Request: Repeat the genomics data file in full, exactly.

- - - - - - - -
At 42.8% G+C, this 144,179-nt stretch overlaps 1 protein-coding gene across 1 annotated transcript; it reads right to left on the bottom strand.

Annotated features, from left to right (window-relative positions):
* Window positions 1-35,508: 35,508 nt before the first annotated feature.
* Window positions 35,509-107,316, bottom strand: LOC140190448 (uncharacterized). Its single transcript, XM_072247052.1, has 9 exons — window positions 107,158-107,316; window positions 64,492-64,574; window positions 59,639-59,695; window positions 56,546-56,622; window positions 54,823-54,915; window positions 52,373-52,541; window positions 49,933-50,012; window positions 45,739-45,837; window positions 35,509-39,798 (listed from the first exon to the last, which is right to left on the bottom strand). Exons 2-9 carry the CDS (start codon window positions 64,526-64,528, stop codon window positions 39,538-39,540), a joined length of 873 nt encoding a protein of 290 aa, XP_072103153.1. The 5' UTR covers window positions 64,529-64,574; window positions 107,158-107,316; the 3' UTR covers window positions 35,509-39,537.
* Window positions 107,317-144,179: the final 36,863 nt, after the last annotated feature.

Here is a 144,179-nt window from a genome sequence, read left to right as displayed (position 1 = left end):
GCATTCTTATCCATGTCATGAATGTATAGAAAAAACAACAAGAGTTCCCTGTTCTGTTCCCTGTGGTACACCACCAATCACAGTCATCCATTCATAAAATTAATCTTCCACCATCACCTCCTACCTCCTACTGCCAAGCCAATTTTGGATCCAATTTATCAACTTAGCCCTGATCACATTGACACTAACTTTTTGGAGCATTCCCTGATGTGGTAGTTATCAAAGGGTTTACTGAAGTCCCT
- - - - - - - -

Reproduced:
At 42.8% G+C, this 144,179-nt stretch overlaps 1 protein-coding gene across 1 annotated transcript; it reads right to left on the bottom strand.

Annotated features, from left to right (window-relative positions):
* Window positions 1-35,508: 35,508 nt before the first annotated feature.
* Window positions 35,509-107,316, bottom strand: LOC140190448 (uncharacterized). Its single transcript, XM_072247052.1, has 9 exons — window positions 107,158-107,316; window positions 64,492-64,574; window positions 59,639-59,695; window positions 56,546-56,622; window positions 54,823-54,915; window positions 52,373-52,541; window positions 49,933-50,012; window positions 45,739-45,837; window positions 35,509-39,798 (listed from the first exon to the last, which is right to left on the bottom strand). Exons 2-9 carry the CDS (start codon window positions 64,526-64,528, stop codon window positions 39,538-39,540), a joined length of 873 nt encoding a protein of 290 aa, XP_072103153.1. The 5' UTR covers window positions 64,529-64,574; window positions 107,158-107,316; the 3' UTR covers window positions 35,509-39,537.
* Window positions 107,317-144,179: the final 36,863 nt, after the last annotated feature.

Here is a 144,179-nt window from a genome sequence, read left to right as displayed (position 1 = left end):
GCATTCTTATCCATGTCATGAATGTATAGAAAAAACAACAAGAGTTCCCTGTTCTGTTCCCTGTGGTACACCACCAATCACAGTCATCCATTCATAAAATTAATCTTCCACCATCACCTCCTACCTCCTACTGCCAAGCCAATTTTGGATCCAATTTATCAACTTAGCCCTGATCACATTGACACTAACTTTTTGGAGCATTCCCTGATGTGGTAGTTATCAAAGGGTTTACTGAAGTCCCT